Life And Adventures Of Martin Chuzzlewit - Charles Dickens - Страница 1 из 1249

by Charles Dickens
What is exaggeration to one class of minds and perceptions, is plain
truth to another. That which is commonly called a long-sight, perceives
in a prospect innumerable features and bearings non-existent to
a short-sighted person. I sometimes ask myself whether there may
occasionally be a difference of this kind between some writers and some
readers; whether it is ALWAYS the writer who colours highly, or whether
it is now and then the reader whose eye for colour is a little dull?
On this head of exaggeration I have a positive experience, more curious
than the speculation I have just set down. It is this: I have never
touched a character precisely from the life, but some counterpart of
that character has incredulously asked me: "Now really, did I ever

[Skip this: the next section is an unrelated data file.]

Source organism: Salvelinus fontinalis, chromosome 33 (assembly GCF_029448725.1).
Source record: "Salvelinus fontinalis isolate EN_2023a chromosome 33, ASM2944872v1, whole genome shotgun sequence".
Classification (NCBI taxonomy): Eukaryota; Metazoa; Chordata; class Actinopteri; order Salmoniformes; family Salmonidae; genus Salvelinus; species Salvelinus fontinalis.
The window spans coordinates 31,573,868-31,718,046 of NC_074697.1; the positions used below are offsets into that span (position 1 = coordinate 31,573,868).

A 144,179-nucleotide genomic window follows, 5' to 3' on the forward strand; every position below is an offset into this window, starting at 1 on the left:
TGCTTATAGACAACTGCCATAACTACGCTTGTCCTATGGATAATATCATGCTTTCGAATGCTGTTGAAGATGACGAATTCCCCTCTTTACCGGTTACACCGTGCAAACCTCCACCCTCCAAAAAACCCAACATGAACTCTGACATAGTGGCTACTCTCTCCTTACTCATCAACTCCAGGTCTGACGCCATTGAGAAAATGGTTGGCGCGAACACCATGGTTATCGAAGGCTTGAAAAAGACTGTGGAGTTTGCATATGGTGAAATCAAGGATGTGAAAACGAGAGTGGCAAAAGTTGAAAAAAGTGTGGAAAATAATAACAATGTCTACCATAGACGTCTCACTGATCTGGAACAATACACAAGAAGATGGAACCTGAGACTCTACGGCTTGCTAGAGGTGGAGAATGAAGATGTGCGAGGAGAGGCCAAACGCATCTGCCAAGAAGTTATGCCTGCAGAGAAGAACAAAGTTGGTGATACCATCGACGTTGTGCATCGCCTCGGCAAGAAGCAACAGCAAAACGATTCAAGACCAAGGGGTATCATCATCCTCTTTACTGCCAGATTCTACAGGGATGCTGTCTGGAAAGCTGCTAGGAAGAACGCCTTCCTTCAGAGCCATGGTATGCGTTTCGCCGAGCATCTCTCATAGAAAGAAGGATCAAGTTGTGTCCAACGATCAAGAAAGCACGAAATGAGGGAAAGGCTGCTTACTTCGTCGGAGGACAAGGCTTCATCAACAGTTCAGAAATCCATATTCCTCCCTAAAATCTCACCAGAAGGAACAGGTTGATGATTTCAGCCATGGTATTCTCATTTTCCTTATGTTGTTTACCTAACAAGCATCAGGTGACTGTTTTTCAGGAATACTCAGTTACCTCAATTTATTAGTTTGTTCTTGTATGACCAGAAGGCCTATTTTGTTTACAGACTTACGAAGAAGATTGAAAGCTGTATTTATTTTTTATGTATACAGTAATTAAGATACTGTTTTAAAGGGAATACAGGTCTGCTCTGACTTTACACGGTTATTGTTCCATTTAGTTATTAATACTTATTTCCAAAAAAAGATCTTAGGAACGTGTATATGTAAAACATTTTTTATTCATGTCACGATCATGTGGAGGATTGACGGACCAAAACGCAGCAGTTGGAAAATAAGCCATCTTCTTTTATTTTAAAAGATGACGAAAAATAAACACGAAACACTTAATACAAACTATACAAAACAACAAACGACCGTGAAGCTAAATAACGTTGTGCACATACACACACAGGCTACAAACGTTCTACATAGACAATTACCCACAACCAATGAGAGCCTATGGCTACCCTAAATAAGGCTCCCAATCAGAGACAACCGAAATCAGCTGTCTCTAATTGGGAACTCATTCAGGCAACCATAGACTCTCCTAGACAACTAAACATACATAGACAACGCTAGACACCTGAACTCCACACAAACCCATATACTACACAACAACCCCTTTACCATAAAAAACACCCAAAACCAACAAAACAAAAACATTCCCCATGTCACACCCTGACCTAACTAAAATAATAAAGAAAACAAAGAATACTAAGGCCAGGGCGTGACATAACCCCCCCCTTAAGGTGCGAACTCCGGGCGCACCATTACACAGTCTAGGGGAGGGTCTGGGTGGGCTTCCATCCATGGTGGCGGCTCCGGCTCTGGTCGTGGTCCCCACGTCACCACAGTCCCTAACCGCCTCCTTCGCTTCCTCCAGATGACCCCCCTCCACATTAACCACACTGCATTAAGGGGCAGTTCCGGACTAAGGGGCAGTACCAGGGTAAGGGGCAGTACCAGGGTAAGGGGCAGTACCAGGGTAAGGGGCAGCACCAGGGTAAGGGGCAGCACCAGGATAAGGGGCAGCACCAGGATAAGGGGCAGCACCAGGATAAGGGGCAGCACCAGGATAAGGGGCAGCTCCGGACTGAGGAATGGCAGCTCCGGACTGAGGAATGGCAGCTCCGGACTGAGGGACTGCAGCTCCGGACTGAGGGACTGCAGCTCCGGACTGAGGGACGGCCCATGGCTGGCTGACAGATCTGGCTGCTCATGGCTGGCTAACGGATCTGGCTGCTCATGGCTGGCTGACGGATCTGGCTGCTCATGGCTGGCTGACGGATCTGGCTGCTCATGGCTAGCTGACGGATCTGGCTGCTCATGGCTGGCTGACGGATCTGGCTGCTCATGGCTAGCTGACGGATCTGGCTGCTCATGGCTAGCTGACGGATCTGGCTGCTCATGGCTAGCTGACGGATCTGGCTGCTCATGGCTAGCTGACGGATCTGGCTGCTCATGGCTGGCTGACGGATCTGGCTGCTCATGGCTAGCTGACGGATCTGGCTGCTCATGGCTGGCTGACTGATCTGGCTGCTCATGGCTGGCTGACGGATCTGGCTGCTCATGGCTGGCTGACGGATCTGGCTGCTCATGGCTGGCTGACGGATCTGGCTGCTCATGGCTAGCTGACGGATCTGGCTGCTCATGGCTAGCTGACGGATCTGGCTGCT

really, see one like it?"
All the Pecksniff family upon earth are quite agreed, I believe, that
Mr Pecksniff is an exaggeration, and that no such character ever
existed. I will not offer any plea on his behalf to so powerful and
genteel a body, but will make a remark on the character of Jonas
I conceive that the sordid coarseness and brutality of Jonas would be
unnatural, if there had been nothing in his early education, and in the
precept and example always before him, to engender and develop the vices
that make him odious. But, so born and so bred, admired for that which
made him hateful, and justified from his cradle in cunning, treachery,
and avarice; I claim him as the legitimate issue of the father upon whom

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